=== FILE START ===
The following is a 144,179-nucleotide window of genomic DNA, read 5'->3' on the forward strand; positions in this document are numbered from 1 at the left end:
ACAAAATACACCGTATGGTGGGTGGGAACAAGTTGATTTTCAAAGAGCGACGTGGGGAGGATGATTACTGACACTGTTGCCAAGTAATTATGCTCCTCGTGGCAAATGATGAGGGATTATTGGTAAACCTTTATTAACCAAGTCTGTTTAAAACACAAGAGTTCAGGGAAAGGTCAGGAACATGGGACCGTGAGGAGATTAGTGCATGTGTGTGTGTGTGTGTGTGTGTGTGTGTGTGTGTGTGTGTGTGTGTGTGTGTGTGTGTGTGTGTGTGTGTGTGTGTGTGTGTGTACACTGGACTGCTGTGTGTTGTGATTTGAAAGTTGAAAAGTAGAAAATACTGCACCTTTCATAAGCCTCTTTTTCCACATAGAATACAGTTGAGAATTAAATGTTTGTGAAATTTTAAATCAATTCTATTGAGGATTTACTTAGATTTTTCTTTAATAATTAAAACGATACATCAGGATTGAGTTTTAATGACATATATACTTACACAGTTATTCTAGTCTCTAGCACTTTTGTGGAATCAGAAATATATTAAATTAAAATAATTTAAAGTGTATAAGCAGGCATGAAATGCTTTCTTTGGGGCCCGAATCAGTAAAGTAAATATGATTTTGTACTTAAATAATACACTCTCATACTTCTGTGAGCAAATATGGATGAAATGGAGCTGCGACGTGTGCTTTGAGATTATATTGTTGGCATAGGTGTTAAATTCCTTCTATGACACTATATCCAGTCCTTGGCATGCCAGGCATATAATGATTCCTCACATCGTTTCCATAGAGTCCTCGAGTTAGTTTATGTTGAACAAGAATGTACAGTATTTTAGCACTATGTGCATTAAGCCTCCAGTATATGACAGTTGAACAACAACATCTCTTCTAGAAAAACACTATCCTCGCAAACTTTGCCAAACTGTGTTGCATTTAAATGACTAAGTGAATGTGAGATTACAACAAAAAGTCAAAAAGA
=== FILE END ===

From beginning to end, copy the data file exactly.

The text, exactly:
The following is a 144,179-nucleotide window of genomic DNA, read 5'->3' on the forward strand; positions in this document are numbered from 1 at the left end:
ACAAAATACACCGTATGGTGGGTGGGAACAAGTTGATTTTCAAAGAGCGACGTGGGGAGGATGATTACTGACACTGTTGCCAAGTAATTATGCTCCTCGTGGCAAATGATGAGGGATTATTGGTAAACCTTTATTAACCAAGTCTGTTTAAAACACAAGAGTTCAGGGAAAGGTCAGGAACATGGGACCGTGAGGAGATTAGTGCATGTGTGTGTGTGTGTGTGTGTGTGTGTGTGTGTGTGTGTGTGTGTGTGTGTGTGTGTGTGTGTGTGTGTGTGTGTGTGTGTGTGTACACTGGACTGCTGTGTGTTGTGATTTGAAAGTTGAAAAGTAGAAAATACTGCACCTTTCATAAGCCTCTTTTTCCACATAGAATACAGTTGAGAATTAAATGTTTGTGAAATTTTAAATCAATTCTATTGAGGATTTACTTAGATTTTTCTTTAATAATTAAAACGATACATCAGGATTGAGTTTTAATGACATATATACTTACACAGTTATTCTAGTCTCTAGCACTTTTGTGGAATCAGAAATATATTAAATTAAAATAATTTAAAGTGTATAAGCAGGCATGAAATGCTTTCTTTGGGGCCCGAATCAGTAAAGTAAATATGATTTTGTACTTAAATAATACACTCTCATACTTCTGTGAGCAAATATGGATGAAATGGAGCTGCGACGTGTGCTTTGAGATTATATTGTTGGCATAGGTGTTAAATTCCTTCTATGACACTATATCCAGTCCTTGGCATGCCAGGCATATAATGATTCCTCACATCGTTTCCATAGAGTCCTCGAGTTAGTTTATGTTGAACAAGAATGTACAGTATTTTAGCACTATGTGCATTAAGCCTCCAGTATATGACAGTTGAACAACAACATCTCTTCTAGAAAAACACTATCCTCGCAAACTTTGCCAAACTGTGTTGCATTTAAATGACTAAGTGAATGTGAGATTACAACAAAAAGTCAAAAAGA